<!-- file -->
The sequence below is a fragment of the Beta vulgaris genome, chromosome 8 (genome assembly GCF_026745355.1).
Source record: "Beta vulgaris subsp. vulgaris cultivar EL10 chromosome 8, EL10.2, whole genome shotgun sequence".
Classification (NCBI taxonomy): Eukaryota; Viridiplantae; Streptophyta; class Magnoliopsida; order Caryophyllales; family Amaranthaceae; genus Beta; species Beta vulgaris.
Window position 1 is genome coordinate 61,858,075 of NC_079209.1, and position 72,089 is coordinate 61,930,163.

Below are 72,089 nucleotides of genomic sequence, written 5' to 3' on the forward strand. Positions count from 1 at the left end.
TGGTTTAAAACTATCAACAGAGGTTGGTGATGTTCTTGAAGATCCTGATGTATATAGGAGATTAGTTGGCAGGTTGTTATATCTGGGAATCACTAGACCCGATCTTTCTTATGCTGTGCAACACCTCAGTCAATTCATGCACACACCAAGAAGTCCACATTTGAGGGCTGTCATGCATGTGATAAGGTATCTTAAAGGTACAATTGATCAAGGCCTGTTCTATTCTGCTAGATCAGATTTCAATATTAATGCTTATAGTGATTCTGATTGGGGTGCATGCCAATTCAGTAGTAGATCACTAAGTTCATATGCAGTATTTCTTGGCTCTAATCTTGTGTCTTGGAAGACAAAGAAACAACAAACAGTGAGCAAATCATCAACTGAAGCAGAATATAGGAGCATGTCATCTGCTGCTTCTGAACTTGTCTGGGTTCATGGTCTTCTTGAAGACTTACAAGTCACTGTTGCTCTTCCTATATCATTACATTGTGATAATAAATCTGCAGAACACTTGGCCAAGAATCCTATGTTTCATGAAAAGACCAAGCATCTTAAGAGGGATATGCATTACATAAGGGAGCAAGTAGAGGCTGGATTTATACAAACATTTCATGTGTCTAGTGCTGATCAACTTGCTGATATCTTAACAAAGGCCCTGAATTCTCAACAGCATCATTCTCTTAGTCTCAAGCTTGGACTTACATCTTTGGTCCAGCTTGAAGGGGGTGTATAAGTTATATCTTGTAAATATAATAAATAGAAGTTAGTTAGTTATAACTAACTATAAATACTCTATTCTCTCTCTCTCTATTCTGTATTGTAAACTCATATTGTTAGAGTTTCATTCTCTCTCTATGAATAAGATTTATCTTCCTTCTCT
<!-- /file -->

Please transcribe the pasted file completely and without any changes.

The sequence below is a fragment of the Beta vulgaris genome, chromosome 8 (genome assembly GCF_026745355.1).
Source record: "Beta vulgaris subsp. vulgaris cultivar EL10 chromosome 8, EL10.2, whole genome shotgun sequence".
Classification (NCBI taxonomy): Eukaryota; Viridiplantae; Streptophyta; class Magnoliopsida; order Caryophyllales; family Amaranthaceae; genus Beta; species Beta vulgaris.
Window position 1 is genome coordinate 61,858,075 of NC_079209.1, and position 72,089 is coordinate 61,930,163.

Below are 72,089 nucleotides of genomic sequence, written 5' to 3' on the forward strand. Positions count from 1 at the left end.
TGGTTTAAAACTATCAACAGAGGTTGGTGATGTTCTTGAAGATCCTGATGTATATAGGAGATTAGTTGGCAGGTTGTTATATCTGGGAATCACTAGACCCGATCTTTCTTATGCTGTGCAACACCTCAGTCAATTCATGCACACACCAAGAAGTCCACATTTGAGGGCTGTCATGCATGTGATAAGGTATCTTAAAGGTACAATTGATCAAGGCCTGTTCTATTCTGCTAGATCAGATTTCAATATTAATGCTTATAGTGATTCTGATTGGGGTGCATGCCAATTCAGTAGTAGATCACTAAGTTCATATGCAGTATTTCTTGGCTCTAATCTTGTGTCTTGGAAGACAAAGAAACAACAAACAGTGAGCAAATCATCAACTGAAGCAGAATATAGGAGCATGTCATCTGCTGCTTCTGAACTTGTCTGGGTTCATGGTCTTCTTGAAGACTTACAAGTCACTGTTGCTCTTCCTATATCATTACATTGTGATAATAAATCTGCAGAACACTTGGCCAAGAATCCTATGTTTCATGAAAAGACCAAGCATCTTAAGAGGGATATGCATTACATAAGGGAGCAAGTAGAGGCTGGATTTATACAAACATTTCATGTGTCTAGTGCTGATCAACTTGCTGATATCTTAACAAAGGCCCTGAATTCTCAACAGCATCATTCTCTTAGTCTCAAGCTTGGACTTACATCTTTGGTCCAGCTTGAAGGGGGTGTATAAGTTATATCTTGTAAATATAATAAATAGAAGTTAGTTAGTTATAACTAACTATAAATACTCTATTCTCTCTCTCTCTATTCTGTATTGTAAACTCATATTGTTAGAGTTTCATTCTCTCTCTATGAATAAGATTTATCTTCCTTCTCT